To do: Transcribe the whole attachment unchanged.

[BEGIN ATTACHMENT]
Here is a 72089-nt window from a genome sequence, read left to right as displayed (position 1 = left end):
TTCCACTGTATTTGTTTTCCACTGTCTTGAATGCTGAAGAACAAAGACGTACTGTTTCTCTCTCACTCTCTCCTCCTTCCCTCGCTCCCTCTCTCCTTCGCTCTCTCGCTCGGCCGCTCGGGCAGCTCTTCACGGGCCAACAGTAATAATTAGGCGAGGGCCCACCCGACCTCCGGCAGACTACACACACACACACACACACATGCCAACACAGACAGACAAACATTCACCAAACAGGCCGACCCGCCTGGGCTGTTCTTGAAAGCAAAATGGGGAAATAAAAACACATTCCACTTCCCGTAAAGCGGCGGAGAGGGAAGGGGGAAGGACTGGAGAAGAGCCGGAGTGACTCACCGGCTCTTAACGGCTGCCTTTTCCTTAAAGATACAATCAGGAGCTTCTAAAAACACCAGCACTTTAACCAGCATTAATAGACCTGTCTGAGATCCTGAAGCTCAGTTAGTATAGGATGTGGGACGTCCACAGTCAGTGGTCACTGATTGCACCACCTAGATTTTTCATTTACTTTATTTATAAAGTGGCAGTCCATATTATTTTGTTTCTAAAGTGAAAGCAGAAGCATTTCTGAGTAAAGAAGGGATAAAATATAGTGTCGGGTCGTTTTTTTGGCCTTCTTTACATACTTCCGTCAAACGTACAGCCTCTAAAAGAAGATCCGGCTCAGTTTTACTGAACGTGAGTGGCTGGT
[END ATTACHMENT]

Here is a 72089-nt window from a genome sequence, read left to right as displayed (position 1 = left end):
TTCCACTGTATTTGTTTTCCACTGTCTTGAATGCTGAAGAACAAAGACGTACTGTTTCTCTCTCACTCTCTCCTCCTTCCCTCGCTCCCTCTCTCCTTCGCTCTCTCGCTCGGCCGCTCGGGCAGCTCTTCACGGGCCAACAGTAATAATTAGGCGAGGGCCCACCCGACCTCCGGCAGACTACACACACACACACACACACATGCCAACACAGACAGACAAACATTCACCAAACAGGCCGACCCGCCTGGGCTGTTCTTGAAAGCAAAATGGGGAAATAAAAACACATTCCACTTCCCGTAAAGCGGCGGAGAGGGAAGGGGGAAGGACTGGAGAAGAGCCGGAGTGACTCACCGGCTCTTAACGGCTGCCTTTTCCTTAAAGATACAATCAGGAGCTTCTAAAAACACCAGCACTTTAACCAGCATTAATAGACCTGTCTGAGATCCTGAAGCTCAGTTAGTATAGGATGTGGGACGTCCACAGTCAGTGGTCACTGATTGCACCACCTAGATTTTTCATTTACTTTATTTATAAAGTGGCAGTCCATATTATTTTGTTTCTAAAGTGAAAGCAGAAGCATTTCTGAGTAAAGAAGGGATAAAATATAGTGTCGGGTCGTTTTTTTGGCCTTCTTTACATACTTCCGTCAAACGTACAGCCTCTAAAAGAAGATCCGGCTCAGTTTTACTGAACGTGAGTGGCTGGT